The are strong indications that wireless Internet is taking off among the 20 million hearing-impaired Americans in the United States, rather than leaving them behind. Sales of T-Mobile's wireless service using Danger in Motion's SideKick text-messaging device, which allows hearing-impaired people to surf the Web and send instant messages, are soaring. One of the device's biggest selling points is its screen, which can show more detail than standard cellular telephones. The chief communications method for the deaf or hard-of-hearing, TTY, only became available for the Internet in 2002, notes Mike Ligas of Sprint's relay service. But even more useful is Web-based video relay, in which a hearing-impaired caller signs to an operator over a Web-linked video camera; the operator relays the message to the hearing person on the other end and translates that person's reply for the deaf caller. TTY-based relay still dominates the hearing-impaired market, partly because enabling oneself for Internet relay requires a sizeable investment in equipment and broadband Internet access, which is still not ubiquitous. IBM Worldwide Accessibility Center director Shon Saliga remarks, "Many companies have taken the view that there are niche markets...often relatively small, and the price of the product that is produced is often extremely high." He says the key is bring such technology to the mass market; closed captioning on TV is one such successful example. While hearing-impaired users wait for the emergence of voice-to-text technology, two-way paging, instant messaging, and other technologies are enabling them to participate in the communications revolution.
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- "Fizzer Worm Bubbles Over"
IDG News Service (05/12/03); Roberts, Paul
The "Fizzer" worm that first emerged on May 8 is a mass-mailing worm that propagates by multiple means and attacks machines that run Microsoft's Windows operating system, according to McAfee, which updated Fizzer's risk profile on Monday from "low" to "medium-on-watch." McAfee also reports that the worm can multiply over Kazaa and via open shared directories on computer networks. Network Associates' Vincent Gullotto says that Fizzer lurks in attachments to emails that boast enticing subject lines; McAfee and F-Secure provide examples of such come-ons, including "You might not appreciate this...," "Re: how are you?" and "I thought this was interesting..." McAfee warns that Fizzer can capture users' keystrokes on infected machines and place them in an encrypted file that could later be mined for passwords and other critical information by hackers. Gullotto notes that the worm leverages popular online communications channels rather than specific security holes, and adds that increasingly effective gateway and desktop antivirus systems may have prompted the creator(s) of Fizzer to make the worm capable of spreading using more than one technique. Fizzer can also link to Internet servers and receive orders from hackers by taking advantage of widespread Web applications such as AOL Instant Messenger and Internet Relay Chat clients, according to McAfee. Gullotto compares Fizzer to last September's W32/BugBear worm, which slowly became a high-priority security risk. F-Secure suggests that users whose computers have already been contaminated by Fizzer should erase the file "Iservc.exe" from the Windows directory.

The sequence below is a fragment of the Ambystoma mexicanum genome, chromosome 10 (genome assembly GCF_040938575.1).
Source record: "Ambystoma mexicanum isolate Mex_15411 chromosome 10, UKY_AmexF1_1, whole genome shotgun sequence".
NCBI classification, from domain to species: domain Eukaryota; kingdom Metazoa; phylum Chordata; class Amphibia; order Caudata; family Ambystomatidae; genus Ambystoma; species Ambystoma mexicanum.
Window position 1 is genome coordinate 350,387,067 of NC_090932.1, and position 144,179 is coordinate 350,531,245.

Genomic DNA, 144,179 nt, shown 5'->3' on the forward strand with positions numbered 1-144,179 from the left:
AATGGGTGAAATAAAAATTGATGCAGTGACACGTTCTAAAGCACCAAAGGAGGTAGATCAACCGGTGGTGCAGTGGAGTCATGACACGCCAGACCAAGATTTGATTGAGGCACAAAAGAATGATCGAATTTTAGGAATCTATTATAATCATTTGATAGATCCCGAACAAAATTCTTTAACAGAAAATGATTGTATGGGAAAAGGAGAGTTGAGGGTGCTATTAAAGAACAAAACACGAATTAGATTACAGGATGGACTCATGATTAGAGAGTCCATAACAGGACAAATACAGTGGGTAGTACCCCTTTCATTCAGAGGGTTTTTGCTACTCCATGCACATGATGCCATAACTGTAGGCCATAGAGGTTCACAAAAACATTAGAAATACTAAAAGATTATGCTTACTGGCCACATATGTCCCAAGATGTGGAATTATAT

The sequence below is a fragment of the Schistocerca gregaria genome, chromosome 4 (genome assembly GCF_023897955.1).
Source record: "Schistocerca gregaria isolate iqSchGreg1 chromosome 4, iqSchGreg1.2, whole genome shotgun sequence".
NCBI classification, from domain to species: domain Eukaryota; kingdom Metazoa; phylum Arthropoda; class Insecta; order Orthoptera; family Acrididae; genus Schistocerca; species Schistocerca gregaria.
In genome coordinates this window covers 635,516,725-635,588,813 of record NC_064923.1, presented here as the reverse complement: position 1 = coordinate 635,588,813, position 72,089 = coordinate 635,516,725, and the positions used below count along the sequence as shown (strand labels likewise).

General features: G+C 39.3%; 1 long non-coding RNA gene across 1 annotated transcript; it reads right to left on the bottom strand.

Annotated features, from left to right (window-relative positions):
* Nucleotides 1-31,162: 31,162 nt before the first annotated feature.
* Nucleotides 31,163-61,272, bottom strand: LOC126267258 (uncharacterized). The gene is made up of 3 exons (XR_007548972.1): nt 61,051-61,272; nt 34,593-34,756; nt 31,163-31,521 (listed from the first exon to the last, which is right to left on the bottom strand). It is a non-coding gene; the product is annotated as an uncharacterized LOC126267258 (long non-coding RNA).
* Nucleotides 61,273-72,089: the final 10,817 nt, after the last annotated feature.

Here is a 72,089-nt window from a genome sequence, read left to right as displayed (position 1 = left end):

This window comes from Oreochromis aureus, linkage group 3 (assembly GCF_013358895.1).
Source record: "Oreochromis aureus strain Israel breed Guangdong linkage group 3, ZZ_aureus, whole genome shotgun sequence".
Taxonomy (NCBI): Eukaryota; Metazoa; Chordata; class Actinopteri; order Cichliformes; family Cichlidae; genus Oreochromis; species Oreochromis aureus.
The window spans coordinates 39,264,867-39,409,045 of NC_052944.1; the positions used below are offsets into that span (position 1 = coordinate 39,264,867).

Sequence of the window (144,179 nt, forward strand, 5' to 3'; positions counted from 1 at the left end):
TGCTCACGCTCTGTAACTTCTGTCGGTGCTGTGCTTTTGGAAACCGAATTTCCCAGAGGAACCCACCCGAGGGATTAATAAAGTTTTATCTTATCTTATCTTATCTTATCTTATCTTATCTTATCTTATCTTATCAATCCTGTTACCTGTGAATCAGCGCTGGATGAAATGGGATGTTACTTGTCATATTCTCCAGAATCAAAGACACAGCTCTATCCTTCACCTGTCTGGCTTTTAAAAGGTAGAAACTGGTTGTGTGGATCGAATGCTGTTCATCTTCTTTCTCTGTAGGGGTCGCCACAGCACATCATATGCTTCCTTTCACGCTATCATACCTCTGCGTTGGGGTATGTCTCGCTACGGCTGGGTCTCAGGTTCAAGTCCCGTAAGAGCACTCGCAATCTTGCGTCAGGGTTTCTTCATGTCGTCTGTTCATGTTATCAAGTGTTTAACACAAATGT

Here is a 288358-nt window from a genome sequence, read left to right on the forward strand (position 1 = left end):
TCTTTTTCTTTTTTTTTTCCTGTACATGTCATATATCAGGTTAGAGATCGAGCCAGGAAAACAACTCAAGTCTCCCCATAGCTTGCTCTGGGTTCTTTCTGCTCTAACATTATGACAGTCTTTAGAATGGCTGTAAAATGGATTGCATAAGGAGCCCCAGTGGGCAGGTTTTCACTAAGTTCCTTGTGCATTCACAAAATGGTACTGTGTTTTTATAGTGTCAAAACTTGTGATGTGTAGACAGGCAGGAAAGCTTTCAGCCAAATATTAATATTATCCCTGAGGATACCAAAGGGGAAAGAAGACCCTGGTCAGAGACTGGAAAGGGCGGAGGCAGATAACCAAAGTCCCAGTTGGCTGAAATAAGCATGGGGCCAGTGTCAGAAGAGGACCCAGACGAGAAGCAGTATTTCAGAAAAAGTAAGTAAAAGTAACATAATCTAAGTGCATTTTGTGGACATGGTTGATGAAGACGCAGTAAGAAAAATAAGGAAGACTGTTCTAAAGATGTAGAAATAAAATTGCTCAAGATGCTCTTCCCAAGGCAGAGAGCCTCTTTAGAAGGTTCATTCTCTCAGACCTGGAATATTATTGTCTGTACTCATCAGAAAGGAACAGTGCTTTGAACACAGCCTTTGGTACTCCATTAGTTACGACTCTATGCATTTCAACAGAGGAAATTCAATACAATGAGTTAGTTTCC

- "The Games Robots Play"
Washington Post (05/13/03) P. C1; Gugliotta, Guy
Academic institutions contribute research to artificial intelligence that is put through its paces at RoboCup, an annual event in which robots compete in soccer games. The RoboCup American Open, hosted by Carnegie Mellon University, featured Aibo robot dogs from Sony that were reprogrammed and redesigned to move of their own volition rather than by remote control. These Aibos, which communicated with each other by radio, were split into teams and placed in an arena, where they played to score goals without any human assistance. Carnegie Mellon researchers programmed each Aibo on their team to take a leadership role if it is closest to the ball. There was also a separate competition for wheeled robots that were directed by an autonomous computer that watched the plays via an overhead camera. The purpose of RoboCup is to advance AI research, explains Carnegie Mellon computer scientist Manuela Veloso, who adds that the competing machines need to combine environmental perception, decision-making, and autonomous movement. She says the robots are put in a soccer game to add teamwork into the mix, and notes that "[The robots] divide the tasks, and they have to face a complex environment because they have an opponent." Some 290 international teams will compete in the RoboCup finals in Padua, Italy, this July, while the event's overall goal is to develop a soccer team of two-footed robots that can defeat human World Cup champions by 2050.
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- "Aftermath of War"
San Francisco Chronicle (05/12/03) P. E1; Fost, Dan; Kirby, Carrie